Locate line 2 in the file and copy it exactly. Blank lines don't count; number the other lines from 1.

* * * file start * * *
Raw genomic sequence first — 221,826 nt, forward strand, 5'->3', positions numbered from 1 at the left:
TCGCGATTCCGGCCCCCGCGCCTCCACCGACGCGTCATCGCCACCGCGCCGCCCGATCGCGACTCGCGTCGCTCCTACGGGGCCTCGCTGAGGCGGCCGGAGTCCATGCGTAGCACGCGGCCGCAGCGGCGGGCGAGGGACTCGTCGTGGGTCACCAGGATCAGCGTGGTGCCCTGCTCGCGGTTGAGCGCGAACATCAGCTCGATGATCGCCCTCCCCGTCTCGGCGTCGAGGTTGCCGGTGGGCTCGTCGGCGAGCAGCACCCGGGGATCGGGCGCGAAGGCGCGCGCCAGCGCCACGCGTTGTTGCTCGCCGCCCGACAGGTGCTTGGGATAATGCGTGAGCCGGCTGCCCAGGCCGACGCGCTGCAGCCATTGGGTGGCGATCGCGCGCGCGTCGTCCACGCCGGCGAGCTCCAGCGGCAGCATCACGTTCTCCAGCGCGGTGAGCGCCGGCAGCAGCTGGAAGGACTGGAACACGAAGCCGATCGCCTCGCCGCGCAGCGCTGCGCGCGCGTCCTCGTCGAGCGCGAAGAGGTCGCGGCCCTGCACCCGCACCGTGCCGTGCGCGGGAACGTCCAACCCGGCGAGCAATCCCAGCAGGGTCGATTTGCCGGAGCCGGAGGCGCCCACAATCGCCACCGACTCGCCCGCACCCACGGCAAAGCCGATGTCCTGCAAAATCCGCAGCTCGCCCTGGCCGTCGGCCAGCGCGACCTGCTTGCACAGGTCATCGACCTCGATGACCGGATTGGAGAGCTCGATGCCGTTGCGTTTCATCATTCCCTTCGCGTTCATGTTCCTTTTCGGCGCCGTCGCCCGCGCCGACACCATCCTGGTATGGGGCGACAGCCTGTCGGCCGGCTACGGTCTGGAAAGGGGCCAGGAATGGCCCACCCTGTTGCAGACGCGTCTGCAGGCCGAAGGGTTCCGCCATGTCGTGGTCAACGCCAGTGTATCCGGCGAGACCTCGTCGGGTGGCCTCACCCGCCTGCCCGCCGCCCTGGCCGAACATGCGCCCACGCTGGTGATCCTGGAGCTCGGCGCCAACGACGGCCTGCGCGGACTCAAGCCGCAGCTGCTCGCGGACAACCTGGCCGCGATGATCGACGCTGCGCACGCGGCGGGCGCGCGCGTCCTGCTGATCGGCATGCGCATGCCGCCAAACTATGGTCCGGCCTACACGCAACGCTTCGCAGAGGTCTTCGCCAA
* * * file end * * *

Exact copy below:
TCGCGATTCCGGCCCCCGCGCCTCCACCGACGCGTCATCGCCACCGCGCCGCCCGATCGCGACTCGCGTCGCTCCTACGGGGCCTCGCTGAGGCGGCCGGAGTCCATGCGTAGCACGCGGCCGCAGCGGCGGGCGAGGGACTCGTCGTGGGTCACCAGGATCAGCGTGGTGCCCTGCTCGCGGTTGAGCGCGAACATCAGCTCGATGATCGCCCTCCCCGTCTCGGCGTCGAGGTTGCCGGTGGGCTCGTCGGCGAGCAGCACCCGGGGATCGGGCGCGAAGGCGCGCGCCAGCGCCACGCGTTGTTGCTCGCCGCCCGACAGGTGCTTGGGATAATGCGTGAGCCGGCTGCCCAGGCCGACGCGCTGCAGCCATTGGGTGGCGATCGCGCGCGCGTCGTCCACGCCGGCGAGCTCCAGCGGCAGCATCACGTTCTCCAGCGCGGTGAGCGCCGGCAGCAGCTGGAAGGACTGGAACACGAAGCCGATCGCCTCGCCGCGCAGCGCTGCGCGCGCGTCCTCGTCGAGCGCGAAGAGGTCGCGGCCCTGCACCCGCACCGTGCCGTGCGCGGGAACGTCCAACCCGGCGAGCAATCCCAGCAGGGTCGATTTGCCGGAGCCGGAGGCGCCCACAATCGCCACCGACTCGCCCGCACCCACGGCAAAGCCGATGTCCTGCAAAATCCGCAGCTCGCCCTGGCCGTCGGCCAGCGCGACCTGCTTGCACAGGTCATCGACCTCGATGACCGGATTGGAGAGCTCGATGCCGTTGCGTTTCATCATTCCCTTCGCGTTCATGTTCCTTTTCGGCGCCGTCGCCCGCGCCGACACCATCCTGGTATGGGGCGACAGCCTGTCGGCCGGCTACGGTCTGGAAAGGGGCCAGGAATGGCCCACCCTGTTGCAGACGCGTCTGCAGGCCGAAGGGTTCCGCCATGTCGTGGTCAACGCCAGTGTATCCGGCGAGACCTCGTCGGGTGGCCTCACCCGCCTGCCCGCCGCCCTGGCCGAACATGCGCCCACGCTGGTGATCCTGGAGCTCGGCGCCAACGACGGCCTGCGCGGACTCAAGCCGCAGCTGCTCGCGGACAACCTGGCCGCGATGATCGACGCTGCGCACGCGGCGGGCGCGCGCGTCCTGCTGATCGGCATGCGCATGCCGCCAAACTATGGTCCGGCCTACACGCAACGCTTCGCAGAGGTCTTCGCCAA